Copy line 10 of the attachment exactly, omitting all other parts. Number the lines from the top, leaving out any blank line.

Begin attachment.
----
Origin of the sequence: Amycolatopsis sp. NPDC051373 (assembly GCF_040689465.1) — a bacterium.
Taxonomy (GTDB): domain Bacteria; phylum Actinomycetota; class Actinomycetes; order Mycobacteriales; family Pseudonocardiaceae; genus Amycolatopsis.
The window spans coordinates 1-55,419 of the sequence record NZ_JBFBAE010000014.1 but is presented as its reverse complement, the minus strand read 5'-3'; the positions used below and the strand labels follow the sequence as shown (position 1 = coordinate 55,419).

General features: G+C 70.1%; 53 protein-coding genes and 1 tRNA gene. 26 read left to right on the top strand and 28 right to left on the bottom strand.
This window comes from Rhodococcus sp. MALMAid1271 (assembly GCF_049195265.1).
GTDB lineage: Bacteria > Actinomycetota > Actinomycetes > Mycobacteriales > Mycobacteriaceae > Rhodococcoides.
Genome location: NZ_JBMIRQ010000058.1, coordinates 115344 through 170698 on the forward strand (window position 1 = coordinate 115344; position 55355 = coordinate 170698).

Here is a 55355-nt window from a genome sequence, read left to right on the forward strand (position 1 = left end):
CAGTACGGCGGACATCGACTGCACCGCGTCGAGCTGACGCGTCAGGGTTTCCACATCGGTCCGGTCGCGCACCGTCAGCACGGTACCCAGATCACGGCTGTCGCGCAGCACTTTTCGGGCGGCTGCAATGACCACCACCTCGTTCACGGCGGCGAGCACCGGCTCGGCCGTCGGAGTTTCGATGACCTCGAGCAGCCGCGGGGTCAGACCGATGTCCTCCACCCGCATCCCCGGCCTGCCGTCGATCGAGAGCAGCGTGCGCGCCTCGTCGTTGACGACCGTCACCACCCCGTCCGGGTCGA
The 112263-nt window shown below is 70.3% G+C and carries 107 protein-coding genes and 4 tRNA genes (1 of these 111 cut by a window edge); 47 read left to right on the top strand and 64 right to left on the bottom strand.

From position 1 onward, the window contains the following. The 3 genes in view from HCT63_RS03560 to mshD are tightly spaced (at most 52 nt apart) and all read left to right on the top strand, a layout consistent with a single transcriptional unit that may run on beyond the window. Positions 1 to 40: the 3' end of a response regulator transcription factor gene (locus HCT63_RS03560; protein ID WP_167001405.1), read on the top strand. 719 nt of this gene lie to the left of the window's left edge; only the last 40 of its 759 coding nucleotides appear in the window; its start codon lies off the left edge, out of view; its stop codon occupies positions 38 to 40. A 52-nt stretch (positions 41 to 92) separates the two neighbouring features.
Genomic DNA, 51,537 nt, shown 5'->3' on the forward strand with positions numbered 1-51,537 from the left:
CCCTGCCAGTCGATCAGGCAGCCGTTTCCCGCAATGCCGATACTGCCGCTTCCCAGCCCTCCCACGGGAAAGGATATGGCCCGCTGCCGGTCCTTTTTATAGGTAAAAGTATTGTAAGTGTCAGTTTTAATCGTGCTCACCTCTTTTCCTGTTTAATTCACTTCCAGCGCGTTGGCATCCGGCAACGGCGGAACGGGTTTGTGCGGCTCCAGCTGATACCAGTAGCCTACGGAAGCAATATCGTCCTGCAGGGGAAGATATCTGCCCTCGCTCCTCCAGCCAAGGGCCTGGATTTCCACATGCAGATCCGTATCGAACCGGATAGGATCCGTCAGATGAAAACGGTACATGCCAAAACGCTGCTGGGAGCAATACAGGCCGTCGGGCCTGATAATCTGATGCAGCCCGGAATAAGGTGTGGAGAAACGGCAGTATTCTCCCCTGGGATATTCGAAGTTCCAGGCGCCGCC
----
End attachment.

The 112263-nt window shown below is 70.3% G+C and carries 107 protein-coding genes and 4 tRNA genes (1 of these 111 cut by a window edge); 47 read left to right on the top strand and 64 right to left on the bottom strand.